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Monday, April 20, 2020

Review: Little Secrets

Little Secrets Little Secrets by Jennifer Hillier
My rating: 4 of 5 stars

I received a free advance copy of this from NetGalley for review.

Marin Machado has the kind of life that everybody on Instagram pretends to have.

Or at least she used to…

Marin is a very successful hair stylist whose clients include the rich and famous, and her husband Derek is a handsome self-made millionaire. Their life style is all glamorous comfort, and their fairy tale existence includes their four year old son Sebastian who they both adore. Unfortunately, it all falls apart in an instant when Marin loses track of Sebastian in a crowd of holiday shoppers, and the surveillance cameras make it clear that he was abducted by a man dressed as Santa Claus. Despite a highly publicized investigation there’s no clue as to what happened to the child after that.

Eighteen months later, and Marin is halfheartedly trying to pull her shattered life back together. Unwilling and unable to let go of the thin hope that Sebastian might still be alive she hires a private investigator to keep looking after the cops have shelved the case. In the course of digging into the backgrounds of everyone involved with Sebastian the PI discovers that Derek is having an affair with a young woman. With the last bit of her once wonderful life falling apart in front of her Marin turns to her old friend, the slightly shady Sal, for comfort. And Sal just so happens to know a guy who ‘fixes’ problems….

I read Jennifer Hillier’s Jar of Hearts after being impressed with her on several panels at Bouchercon last year, and two books in I’m completely sold. Her prose is compelling, and she has a knack for creating characters who do bad things yet you still find yourself rooting for them. In a book that has a lot of stuff going on she still manages to delve into Marin’s mindset as well as eventually giving us the mistress’s side of the story. While Hillier doesn’t shy away from digging into every parent’s worst nightmare she also keeps the rest of the plot at a constant boil so that it doesn't feel like misery porn.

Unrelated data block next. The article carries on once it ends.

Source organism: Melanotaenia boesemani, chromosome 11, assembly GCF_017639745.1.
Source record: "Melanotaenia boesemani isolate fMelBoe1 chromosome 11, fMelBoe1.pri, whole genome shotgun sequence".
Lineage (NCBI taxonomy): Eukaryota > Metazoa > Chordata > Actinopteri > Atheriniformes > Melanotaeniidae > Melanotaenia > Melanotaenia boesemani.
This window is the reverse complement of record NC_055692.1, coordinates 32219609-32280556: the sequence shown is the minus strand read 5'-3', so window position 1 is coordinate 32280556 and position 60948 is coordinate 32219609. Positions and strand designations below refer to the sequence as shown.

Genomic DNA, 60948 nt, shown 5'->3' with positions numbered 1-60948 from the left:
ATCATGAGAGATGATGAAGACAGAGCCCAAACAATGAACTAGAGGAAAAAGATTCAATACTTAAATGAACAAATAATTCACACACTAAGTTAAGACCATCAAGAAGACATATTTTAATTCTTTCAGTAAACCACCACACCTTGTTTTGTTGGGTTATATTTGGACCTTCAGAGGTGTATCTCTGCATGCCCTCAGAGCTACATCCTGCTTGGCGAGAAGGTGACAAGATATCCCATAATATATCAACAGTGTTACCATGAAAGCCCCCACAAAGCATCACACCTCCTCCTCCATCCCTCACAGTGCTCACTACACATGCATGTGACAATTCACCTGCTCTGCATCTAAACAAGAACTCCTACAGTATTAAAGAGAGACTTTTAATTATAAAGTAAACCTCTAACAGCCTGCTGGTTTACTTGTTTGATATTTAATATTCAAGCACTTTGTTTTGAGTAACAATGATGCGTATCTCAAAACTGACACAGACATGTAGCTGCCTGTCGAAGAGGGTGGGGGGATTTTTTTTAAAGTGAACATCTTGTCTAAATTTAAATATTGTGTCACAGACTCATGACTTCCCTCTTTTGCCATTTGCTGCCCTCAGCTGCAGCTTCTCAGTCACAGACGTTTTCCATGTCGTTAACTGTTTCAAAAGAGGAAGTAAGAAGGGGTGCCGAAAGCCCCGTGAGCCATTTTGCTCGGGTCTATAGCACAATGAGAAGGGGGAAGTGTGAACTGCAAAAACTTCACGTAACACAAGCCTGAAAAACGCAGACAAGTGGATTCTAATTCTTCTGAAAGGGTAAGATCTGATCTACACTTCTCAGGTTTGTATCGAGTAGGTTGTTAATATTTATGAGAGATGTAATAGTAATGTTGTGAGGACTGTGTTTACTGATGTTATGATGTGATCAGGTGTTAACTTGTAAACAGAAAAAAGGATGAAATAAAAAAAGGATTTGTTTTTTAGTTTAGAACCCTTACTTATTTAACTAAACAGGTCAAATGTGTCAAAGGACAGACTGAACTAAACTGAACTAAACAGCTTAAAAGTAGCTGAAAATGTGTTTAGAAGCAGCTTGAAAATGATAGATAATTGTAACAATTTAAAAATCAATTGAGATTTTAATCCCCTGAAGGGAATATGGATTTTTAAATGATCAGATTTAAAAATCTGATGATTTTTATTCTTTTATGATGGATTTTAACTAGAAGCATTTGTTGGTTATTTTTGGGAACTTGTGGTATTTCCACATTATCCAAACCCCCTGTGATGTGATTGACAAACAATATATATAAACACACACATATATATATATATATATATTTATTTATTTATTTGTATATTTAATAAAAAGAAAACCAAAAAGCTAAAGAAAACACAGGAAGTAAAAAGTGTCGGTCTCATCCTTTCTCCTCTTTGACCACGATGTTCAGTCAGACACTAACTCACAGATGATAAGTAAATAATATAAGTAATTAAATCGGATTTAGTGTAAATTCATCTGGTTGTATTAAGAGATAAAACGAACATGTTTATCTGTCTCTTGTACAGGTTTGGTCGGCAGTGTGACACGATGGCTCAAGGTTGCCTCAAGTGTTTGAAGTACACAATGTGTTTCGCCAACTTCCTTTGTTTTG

What impressed me most about both books is that the premises almost sound like cheesy TV movies you’d see on Lifetime, but they don’t play out in familiar ways at all. Instead Hillier spins the plot into dark and twisted directions that would make a TV executive break out in a nervous rash.

I know that there’s a lot of people who just can’t handle missing child plots, and honestly, if that’s a problem for you then you might give this a pass because while there’s no graphic scenes involving children the book does hinge on delving into the hell of what a parent would go through. I also suppose that this is one where some might ding it for having ‘unlikable’ characters, but again, while they may be flawed I found them sympathetic and understandable.

Overall, it's an exceptionally tense and well done character based thriller that constantly surprised me. What more could you ask of a thriller?

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Monday, April 13, 2020

Review: Masked Prey

Masked Prey Masked Prey by John Sandford
My rating: 3 of 5 stars

I received a free advance copy of this from NetGalley for review.